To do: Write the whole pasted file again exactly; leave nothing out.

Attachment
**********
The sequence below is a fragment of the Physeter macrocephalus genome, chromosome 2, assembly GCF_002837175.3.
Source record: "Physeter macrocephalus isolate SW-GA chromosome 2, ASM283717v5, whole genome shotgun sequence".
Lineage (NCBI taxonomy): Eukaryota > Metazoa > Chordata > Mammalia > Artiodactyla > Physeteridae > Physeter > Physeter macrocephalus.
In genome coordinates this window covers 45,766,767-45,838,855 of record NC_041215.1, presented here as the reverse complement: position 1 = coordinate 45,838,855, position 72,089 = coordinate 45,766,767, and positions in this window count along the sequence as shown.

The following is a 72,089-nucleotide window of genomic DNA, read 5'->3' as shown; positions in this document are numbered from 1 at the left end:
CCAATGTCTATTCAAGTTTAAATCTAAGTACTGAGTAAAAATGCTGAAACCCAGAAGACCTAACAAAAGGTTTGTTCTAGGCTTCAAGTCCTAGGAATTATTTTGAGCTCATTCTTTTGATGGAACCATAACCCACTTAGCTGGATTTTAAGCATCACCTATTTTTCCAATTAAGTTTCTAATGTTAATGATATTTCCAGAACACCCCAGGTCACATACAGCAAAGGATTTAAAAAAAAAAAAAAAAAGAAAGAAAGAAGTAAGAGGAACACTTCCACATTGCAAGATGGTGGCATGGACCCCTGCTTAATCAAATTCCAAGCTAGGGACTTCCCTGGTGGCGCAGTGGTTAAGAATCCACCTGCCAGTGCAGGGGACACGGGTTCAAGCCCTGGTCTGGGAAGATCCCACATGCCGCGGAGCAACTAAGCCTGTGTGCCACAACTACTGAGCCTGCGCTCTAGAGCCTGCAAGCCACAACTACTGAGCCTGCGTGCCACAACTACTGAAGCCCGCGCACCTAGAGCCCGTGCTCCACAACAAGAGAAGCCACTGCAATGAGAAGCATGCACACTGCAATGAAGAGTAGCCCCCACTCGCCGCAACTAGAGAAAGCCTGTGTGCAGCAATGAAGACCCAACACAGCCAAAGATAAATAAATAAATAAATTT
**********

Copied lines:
The sequence below is a fragment of the Physeter macrocephalus genome, chromosome 2, assembly GCF_002837175.3.
Source record: "Physeter macrocephalus isolate SW-GA chromosome 2, ASM283717v5, whole genome shotgun sequence".
Lineage (NCBI taxonomy): Eukaryota > Metazoa > Chordata > Mammalia > Artiodactyla > Physeteridae > Physeter > Physeter macrocephalus.
In genome coordinates this window covers 45,766,767-45,838,855 of record NC_041215.1, presented here as the reverse complement: position 1 = coordinate 45,838,855, position 72,089 = coordinate 45,766,767, and positions in this window count along the sequence as shown.

The following is a 72,089-nucleotide window of genomic DNA, read 5'->3' as shown; positions in this document are numbered from 1 at the left end:
CCAATGTCTATTCAAGTTTAAATCTAAGTACTGAGTAAAAATGCTGAAACCCAGAAGACCTAACAAAAGGTTTGTTCTAGGCTTCAAGTCCTAGGAATTATTTTGAGCTCATTCTTTTGATGGAACCATAACCCACTTAGCTGGATTTTAAGCATCACCTATTTTTCCAATTAAGTTTCTAATGTTAATGATATTTCCAGAACACCCCAGGTCACATACAGCAAAGGATTTAAAAAAAAAAAAAAAAAGAAAGAAAGAAGTAAGAGGAACACTTCCACATTGCAAGATGGTGGCATGGACCCCTGCTTAATCAAATTCCAAGCTAGGGACTTCCCTGGTGGCGCAGTGGTTAAGAATCCACCTGCCAGTGCAGGGGACACGGGTTCAAGCCCTGGTCTGGGAAGATCCCACATGCCGCGGAGCAACTAAGCCTGTGTGCCACAACTACTGAGCCTGCGCTCTAGAGCCTGCAAGCCACAACTACTGAGCCTGCGTGCCACAACTACTGAAGCCCGCGCACCTAGAGCCCGTGCTCCACAACAAGAGAAGCCACTGCAATGAGAAGCATGCACACTGCAATGAAGAGTAGCCCCCACTCGCCGCAACTAGAGAAAGCCTGTGTGCAGCAATGAAGACCCAACACAGCCAAAGATAAATAAATAAATAAATTT